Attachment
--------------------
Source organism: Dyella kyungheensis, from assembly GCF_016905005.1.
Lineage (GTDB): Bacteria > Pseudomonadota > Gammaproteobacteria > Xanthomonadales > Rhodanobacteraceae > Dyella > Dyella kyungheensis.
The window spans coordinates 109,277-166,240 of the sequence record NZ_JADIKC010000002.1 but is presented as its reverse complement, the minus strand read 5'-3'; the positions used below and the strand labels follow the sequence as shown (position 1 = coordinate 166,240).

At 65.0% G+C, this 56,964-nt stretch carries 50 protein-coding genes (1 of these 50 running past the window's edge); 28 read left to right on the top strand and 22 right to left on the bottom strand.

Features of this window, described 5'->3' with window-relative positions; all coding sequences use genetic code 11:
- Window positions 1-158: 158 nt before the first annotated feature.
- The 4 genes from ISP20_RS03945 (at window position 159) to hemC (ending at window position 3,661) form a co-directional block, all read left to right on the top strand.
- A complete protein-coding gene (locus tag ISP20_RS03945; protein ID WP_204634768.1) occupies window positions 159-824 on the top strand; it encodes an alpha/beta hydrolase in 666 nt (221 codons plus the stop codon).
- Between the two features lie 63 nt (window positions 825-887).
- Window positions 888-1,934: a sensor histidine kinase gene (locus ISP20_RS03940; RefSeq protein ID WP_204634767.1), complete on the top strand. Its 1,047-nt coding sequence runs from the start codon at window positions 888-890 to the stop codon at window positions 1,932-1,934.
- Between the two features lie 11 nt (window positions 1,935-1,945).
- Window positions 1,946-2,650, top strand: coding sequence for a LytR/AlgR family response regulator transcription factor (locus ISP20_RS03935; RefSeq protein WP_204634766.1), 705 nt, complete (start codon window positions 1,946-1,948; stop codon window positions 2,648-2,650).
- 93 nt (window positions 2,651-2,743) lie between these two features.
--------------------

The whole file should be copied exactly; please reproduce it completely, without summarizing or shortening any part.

Source organism: Dyella kyungheensis, from assembly GCF_016905005.1.
Lineage (GTDB): Bacteria > Pseudomonadota > Gammaproteobacteria > Xanthomonadales > Rhodanobacteraceae > Dyella > Dyella kyungheensis.
The window spans coordinates 109,277-166,240 of the sequence record NZ_JADIKC010000002.1 but is presented as its reverse complement, the minus strand read 5'-3'; the positions used below and the strand labels follow the sequence as shown (position 1 = coordinate 166,240).

At 65.0% G+C, this 56,964-nt stretch carries 50 protein-coding genes (1 of these 50 running past the window's edge); 28 read left to right on the top strand and 22 right to left on the bottom strand.

Features of this window, described 5'->3' with window-relative positions; all coding sequences use genetic code 11:
- Window positions 1-158: 158 nt before the first annotated feature.
- The 4 genes from ISP20_RS03945 (at window position 159) to hemC (ending at window position 3,661) form a co-directional block, all read left to right on the top strand.
- A complete protein-coding gene (locus tag ISP20_RS03945; protein ID WP_204634768.1) occupies window positions 159-824 on the top strand; it encodes an alpha/beta hydrolase in 666 nt (221 codons plus the stop codon).
- Between the two features lie 63 nt (window positions 825-887).
- Window positions 888-1,934: a sensor histidine kinase gene (locus ISP20_RS03940; RefSeq protein ID WP_204634767.1), complete on the top strand. Its 1,047-nt coding sequence runs from the start codon at window positions 888-890 to the stop codon at window positions 1,932-1,934.
- Between the two features lie 11 nt (window positions 1,935-1,945).
- Window positions 1,946-2,650, top strand: coding sequence for a LytR/AlgR family response regulator transcription factor (locus ISP20_RS03935; RefSeq protein WP_204634766.1), 705 nt, complete (start codon window positions 1,946-1,948; stop codon window positions 2,648-2,650).
- 93 nt (window positions 2,651-2,743) lie between these two features.